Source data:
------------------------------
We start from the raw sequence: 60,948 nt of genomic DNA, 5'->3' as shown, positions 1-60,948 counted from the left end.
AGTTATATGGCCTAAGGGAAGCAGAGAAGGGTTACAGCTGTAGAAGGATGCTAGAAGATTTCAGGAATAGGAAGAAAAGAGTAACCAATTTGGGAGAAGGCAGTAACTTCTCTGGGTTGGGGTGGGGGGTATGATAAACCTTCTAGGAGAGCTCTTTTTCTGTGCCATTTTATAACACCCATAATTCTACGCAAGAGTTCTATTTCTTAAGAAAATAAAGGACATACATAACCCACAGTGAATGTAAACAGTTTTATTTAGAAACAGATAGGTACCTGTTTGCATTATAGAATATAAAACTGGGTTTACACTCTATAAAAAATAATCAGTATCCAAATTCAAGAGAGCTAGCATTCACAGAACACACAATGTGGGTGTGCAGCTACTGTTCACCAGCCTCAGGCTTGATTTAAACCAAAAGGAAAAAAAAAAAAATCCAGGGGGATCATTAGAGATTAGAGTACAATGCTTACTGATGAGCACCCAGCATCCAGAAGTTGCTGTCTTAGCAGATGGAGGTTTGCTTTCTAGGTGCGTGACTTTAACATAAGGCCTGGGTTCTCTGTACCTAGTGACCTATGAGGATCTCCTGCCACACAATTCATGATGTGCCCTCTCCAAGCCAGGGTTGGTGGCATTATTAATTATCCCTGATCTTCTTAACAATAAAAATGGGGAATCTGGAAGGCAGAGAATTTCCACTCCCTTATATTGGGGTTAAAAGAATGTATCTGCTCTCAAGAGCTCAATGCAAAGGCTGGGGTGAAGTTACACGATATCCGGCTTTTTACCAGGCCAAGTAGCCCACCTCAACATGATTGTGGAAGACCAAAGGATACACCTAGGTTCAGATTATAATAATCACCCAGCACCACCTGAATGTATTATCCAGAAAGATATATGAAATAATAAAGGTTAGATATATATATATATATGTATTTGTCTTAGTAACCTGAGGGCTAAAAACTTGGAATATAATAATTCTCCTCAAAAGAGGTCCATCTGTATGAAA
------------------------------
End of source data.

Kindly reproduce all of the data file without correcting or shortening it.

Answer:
We start from the raw sequence: 60,948 nt of genomic DNA, 5'->3' as shown, positions 1-60,948 counted from the left end.
AGTTATATGGCCTAAGGGAAGCAGAGAAGGGTTACAGCTGTAGAAGGATGCTAGAAGATTTCAGGAATAGGAAGAAAAGAGTAACCAATTTGGGAGAAGGCAGTAACTTCTCTGGGTTGGGGTGGGGGGTATGATAAACCTTCTAGGAGAGCTCTTTTTCTGTGCCATTTTATAACACCCATAATTCTACGCAAGAGTTCTATTTCTTAAGAAAATAAAGGACATACATAACCCACAGTGAATGTAAACAGTTTTATTTAGAAACAGATAGGTACCTGTTTGCATTATAGAATATAAAACTGGGTTTACACTCTATAAAAAATAATCAGTATCCAAATTCAAGAGAGCTAGCATTCACAGAACACACAATGTGGGTGTGCAGCTACTGTTCACCAGCCTCAGGCTTGATTTAAACCAAAAGGAAAAAAAAAAAAATCCAGGGGGATCATTAGAGATTAGAGTACAATGCTTACTGATGAGCACCCAGCATCCAGAAGTTGCTGTCTTAGCAGATGGAGGTTTGCTTTCTAGGTGCGTGACTTTAACATAAGGCCTGGGTTCTCTGTACCTAGTGACCTATGAGGATCTCCTGCCACACAATTCATGATGTGCCCTCTCCAAGCCAGGGTTGGTGGCATTATTAATTATCCCTGATCTTCTTAACAATAAAAATGGGGAATCTGGAAGGCAGAGAATTTCCACTCCCTTATATTGGGGTTAAAAGAATGTATCTGCTCTCAAGAGCTCAATGCAAAGGCTGGGGTGAAGTTACACGATATCCGGCTTTTTACCAGGCCAAGTAGCCCACCTCAACATGATTGTGGAAGACCAAAGGATACACCTAGGTTCAGATTATAATAATCACCCAGCACCACCTGAATGTATTATCCAGAAAGATATATGAAATAATAAAGGTTAGATATATATATATATATGTATTTGTCTTAGTAACCTGAGGGCTAAAAACTTGGAATATAATAATTCTCCTCAAAAGAGGTCCATCTGTATGAAA